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Wholesale n retailer


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Functions, types, Advantages/disadvantages …

Functions, types, Advantages/disadvantages
Kartikey105 Works

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  • 1. FOB
  • 2. Wholesaler may be defined as, “one who sells to other middlemen, institutions and industrial buyers, usually in fairly large quantities.  According to Evelyn Thomas, “a true wholesaler is himself neither a manufacturer nor a retailer but acts as a link between the two”.  Wholesaler sells the goods to other middlemen but doesn‟t sell to the ultimate consumers. 
  • 3. Manufacturer Wholesaler Retail Wholesaler Merchant Wholesaler
  • 4.  He combines manufacturing with the wholesale business.  He carries the wholesale business through sales offices or sales branches.
  • 5. Retail Wholesaler is both a wholesaler and a retailer. He buys goods in large quantities from the manufacturer and sells them to the ultimate consumers in bulk.
  • 6.   Merchant wholesaler is one who buys goods in large quantities from the producer and sells them in comparatively small quantities to the retailers He does not sell to the ultimate consumers.
  • 7. (i) Assembling and Buying : It means bringing together stocks of different manufacturers producing the same line of goods, such as, selection of manufacturers, placing order and procuring stock.  (ii) Storage : Wholesalers keep the goods assembled in their ware houses till they are sold to the retailers, as there is a gap between the production and consumption. 
  • 8.  (iii) Transportation : Wholesaler carries goods from the place of production to his warehouse and he also carries goods to the retailers destination through his own fleet or through hired carrier on most economic lines.
  • 9.    (iv) Financing :Wholesalers grant credit on liberal terms to the retailers and reduce the financial burden of the manufacturer by extending financial support to them. (v) Risk-bearing : Wholesalers bear the risk of loss of change in prices,damage, deterioration in quality, pilferage, theft, fire etc. (vi) Grading and Packing : Grading is the process of sorting out the stock in terms of different sizes, quality, shapes etc. They divide the large lots into smaller lots and repack to suit the requirements of retailers.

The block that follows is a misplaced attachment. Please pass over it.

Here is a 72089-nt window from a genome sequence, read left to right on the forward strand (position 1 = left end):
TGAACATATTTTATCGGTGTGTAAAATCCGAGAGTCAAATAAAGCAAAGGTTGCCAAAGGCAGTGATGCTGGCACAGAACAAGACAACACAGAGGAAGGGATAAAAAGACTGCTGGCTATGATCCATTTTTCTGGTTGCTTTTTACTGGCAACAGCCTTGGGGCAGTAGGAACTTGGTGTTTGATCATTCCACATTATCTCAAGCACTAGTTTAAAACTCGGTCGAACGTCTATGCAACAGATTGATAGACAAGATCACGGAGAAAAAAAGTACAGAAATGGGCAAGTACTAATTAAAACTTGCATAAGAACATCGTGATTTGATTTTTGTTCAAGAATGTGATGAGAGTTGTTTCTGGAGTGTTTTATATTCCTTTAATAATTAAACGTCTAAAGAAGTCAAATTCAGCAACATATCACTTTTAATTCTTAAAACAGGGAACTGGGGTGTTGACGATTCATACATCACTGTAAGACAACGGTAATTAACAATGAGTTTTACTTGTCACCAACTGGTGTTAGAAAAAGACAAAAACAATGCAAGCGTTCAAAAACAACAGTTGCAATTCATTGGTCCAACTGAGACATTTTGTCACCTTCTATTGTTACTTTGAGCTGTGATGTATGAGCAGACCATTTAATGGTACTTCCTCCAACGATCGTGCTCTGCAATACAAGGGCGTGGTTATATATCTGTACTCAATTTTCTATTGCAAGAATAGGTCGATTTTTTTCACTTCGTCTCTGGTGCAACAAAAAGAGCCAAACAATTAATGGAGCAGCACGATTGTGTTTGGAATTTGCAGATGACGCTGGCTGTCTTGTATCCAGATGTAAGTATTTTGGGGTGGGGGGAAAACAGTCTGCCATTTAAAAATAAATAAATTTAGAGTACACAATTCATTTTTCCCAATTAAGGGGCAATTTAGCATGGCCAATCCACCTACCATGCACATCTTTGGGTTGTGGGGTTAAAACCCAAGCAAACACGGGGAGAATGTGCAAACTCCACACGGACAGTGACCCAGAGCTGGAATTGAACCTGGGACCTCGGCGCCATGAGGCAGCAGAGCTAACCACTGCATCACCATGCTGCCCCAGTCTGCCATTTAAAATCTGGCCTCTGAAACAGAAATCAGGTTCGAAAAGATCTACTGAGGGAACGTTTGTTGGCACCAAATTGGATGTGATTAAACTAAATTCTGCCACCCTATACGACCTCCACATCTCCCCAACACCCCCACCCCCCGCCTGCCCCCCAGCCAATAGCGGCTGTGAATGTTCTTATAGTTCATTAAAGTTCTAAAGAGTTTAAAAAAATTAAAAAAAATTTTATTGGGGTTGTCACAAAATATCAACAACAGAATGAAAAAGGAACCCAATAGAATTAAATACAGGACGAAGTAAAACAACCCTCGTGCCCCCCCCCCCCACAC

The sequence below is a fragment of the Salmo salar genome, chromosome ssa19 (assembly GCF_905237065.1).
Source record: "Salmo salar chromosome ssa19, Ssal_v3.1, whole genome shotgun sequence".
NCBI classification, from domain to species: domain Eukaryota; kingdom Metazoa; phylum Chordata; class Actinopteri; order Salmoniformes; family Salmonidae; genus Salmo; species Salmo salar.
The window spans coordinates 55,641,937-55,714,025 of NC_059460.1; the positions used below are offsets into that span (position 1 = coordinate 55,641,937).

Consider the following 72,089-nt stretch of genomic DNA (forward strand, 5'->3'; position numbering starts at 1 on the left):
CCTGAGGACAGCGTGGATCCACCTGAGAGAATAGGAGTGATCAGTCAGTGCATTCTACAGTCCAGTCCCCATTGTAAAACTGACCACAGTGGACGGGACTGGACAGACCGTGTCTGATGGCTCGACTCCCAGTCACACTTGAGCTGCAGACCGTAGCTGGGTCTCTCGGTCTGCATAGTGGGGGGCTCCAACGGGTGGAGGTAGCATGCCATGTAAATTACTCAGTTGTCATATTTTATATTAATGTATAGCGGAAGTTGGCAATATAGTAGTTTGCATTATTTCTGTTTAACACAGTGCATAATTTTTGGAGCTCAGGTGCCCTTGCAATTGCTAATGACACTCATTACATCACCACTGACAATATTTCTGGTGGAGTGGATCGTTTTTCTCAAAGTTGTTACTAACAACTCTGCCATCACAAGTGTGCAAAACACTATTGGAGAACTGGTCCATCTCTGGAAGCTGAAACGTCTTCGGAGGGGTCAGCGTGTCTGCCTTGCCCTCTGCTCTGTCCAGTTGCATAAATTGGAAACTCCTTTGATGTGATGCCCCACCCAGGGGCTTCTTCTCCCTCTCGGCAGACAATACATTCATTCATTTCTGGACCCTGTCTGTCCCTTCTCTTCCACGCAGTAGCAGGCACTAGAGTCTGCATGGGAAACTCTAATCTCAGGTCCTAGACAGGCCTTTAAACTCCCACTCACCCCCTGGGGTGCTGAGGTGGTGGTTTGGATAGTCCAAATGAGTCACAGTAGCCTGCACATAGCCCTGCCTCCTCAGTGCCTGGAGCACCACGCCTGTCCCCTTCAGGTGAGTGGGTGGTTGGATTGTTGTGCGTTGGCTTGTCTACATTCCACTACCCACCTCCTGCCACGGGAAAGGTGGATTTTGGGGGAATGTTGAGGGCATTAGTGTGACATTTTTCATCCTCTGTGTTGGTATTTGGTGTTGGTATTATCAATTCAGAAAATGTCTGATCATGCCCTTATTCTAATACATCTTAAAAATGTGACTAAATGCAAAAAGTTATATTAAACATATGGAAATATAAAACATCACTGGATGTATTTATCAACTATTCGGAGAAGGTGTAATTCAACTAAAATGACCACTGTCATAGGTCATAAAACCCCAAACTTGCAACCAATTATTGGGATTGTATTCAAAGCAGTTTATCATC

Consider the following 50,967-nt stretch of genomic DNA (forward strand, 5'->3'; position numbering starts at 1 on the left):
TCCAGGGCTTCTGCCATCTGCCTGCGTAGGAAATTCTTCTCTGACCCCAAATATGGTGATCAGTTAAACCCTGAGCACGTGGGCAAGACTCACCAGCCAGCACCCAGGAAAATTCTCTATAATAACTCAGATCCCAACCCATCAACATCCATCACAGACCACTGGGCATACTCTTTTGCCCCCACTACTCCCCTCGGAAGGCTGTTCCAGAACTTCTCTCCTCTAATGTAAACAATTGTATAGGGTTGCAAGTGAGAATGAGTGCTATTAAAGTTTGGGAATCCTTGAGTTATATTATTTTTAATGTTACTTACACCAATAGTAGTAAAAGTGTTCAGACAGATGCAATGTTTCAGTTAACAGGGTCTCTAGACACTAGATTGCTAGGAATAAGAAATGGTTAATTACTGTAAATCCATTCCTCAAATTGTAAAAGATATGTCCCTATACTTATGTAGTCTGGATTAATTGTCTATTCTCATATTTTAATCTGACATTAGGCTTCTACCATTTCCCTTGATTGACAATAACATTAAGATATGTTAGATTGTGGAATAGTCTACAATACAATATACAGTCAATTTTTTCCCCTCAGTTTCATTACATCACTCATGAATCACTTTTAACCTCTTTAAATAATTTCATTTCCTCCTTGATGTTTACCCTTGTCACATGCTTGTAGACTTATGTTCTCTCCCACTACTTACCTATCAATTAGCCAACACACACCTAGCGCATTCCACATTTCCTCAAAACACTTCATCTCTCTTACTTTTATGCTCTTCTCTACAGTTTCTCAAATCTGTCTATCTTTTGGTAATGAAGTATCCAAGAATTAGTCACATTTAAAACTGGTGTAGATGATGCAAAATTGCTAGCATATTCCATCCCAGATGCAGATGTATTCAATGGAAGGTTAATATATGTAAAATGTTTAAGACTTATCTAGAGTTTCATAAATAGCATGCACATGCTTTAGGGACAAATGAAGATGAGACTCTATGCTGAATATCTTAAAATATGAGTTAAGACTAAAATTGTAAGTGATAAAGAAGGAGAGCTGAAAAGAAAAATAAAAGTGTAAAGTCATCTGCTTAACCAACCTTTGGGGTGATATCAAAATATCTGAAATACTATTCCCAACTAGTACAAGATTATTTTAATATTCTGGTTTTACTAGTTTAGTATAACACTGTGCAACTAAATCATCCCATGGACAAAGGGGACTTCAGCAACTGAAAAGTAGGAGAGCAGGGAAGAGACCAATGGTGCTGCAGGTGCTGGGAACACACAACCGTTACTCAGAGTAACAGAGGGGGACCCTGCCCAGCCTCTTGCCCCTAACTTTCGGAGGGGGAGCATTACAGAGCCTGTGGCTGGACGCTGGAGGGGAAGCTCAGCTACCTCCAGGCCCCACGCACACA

• 10. Market Information : Wholesalers provide relevant and up-to-date information to the retailers and manufacturers by collecting information from retailers about changes in consumer tastes, fashions, habits, etc. and pass it on to the manufacturer. (viii) Pricing : Wholesaler undertakes the responsibility of fixing the price of a product acc to demand in the market .
  • 11. (ix) Promotion : Also performs advertising and sales promotion to some extent . (x)Dispersion and Selling : Wholesaler undertakes the responsibility of dispersion of goods when retailers buys from him. He has his own sales force to obtain the orders from retailers and deliver the goods to them.
  • 12. Small Scale Unit Stores Market Traders Cheep Jacks Large Scale Street Traders Hawkers n Peddlers Syndicate Stores
  • 13. Small Scale Large Scale Department Stores Chain Stores Mail Order Houses Cooperative Stores Super Markets
  • 14. The term retailer has been derived from the French word “Retailer "which means to “cut again”. A retailer cuts bulk purchases into small lots to sell the goods to the ultimate consumers. He is the last link between the final user and the wholesaler or the producer.
  • 15. According to Prof. William J.Stanton, “retailing includes all activities directly related to the sale of goods and services to the ultimate consumers for personal or nonbusiness use.”
  • 16. Small Scale Retailers :  The small scale retailers doesn‟t possess their own fixed shops.  They move from place to place to sell their goods.  They carry small quantities of stock of products and the investment is also quite meager.  These retailers are best suited to carry on the business in the products like fruits, vegetables and other perishable goods.
  • 17. (i) Hawkers :  Hawkers don‟t have any fixed place of business.  They move from one place to another carrying their goods on hand cart or cycle and sell them door to door.
  • 18. (ii) Cheap-Jacks :  Cheap-Jack is a retailer who has fixed place of business in a locality and goes on changing his place of business to exploit the market opportunities.  Therefore, the place of business is not rigid and they deal in cheap varieties of ready made garments, plastics, shoes etc.  The Pace of change of place is not as fast as it is in Hawkers and Peddlers.
  • 19. (iii) Market Traders : Market Traders open their shops on fixed days or dates in the specific areas. The time interval may be a week or fortnight or a month. They join fairs and festivals which are normally organised in the villages or towns on a specific dates.
  • 20. (iv) Street Traders : Street Traders are also called as foot path traders. These traders display their stock on foot paths of busy cities and towns. The prominent places of business are bus stands, railway stations, parks and other busy centers.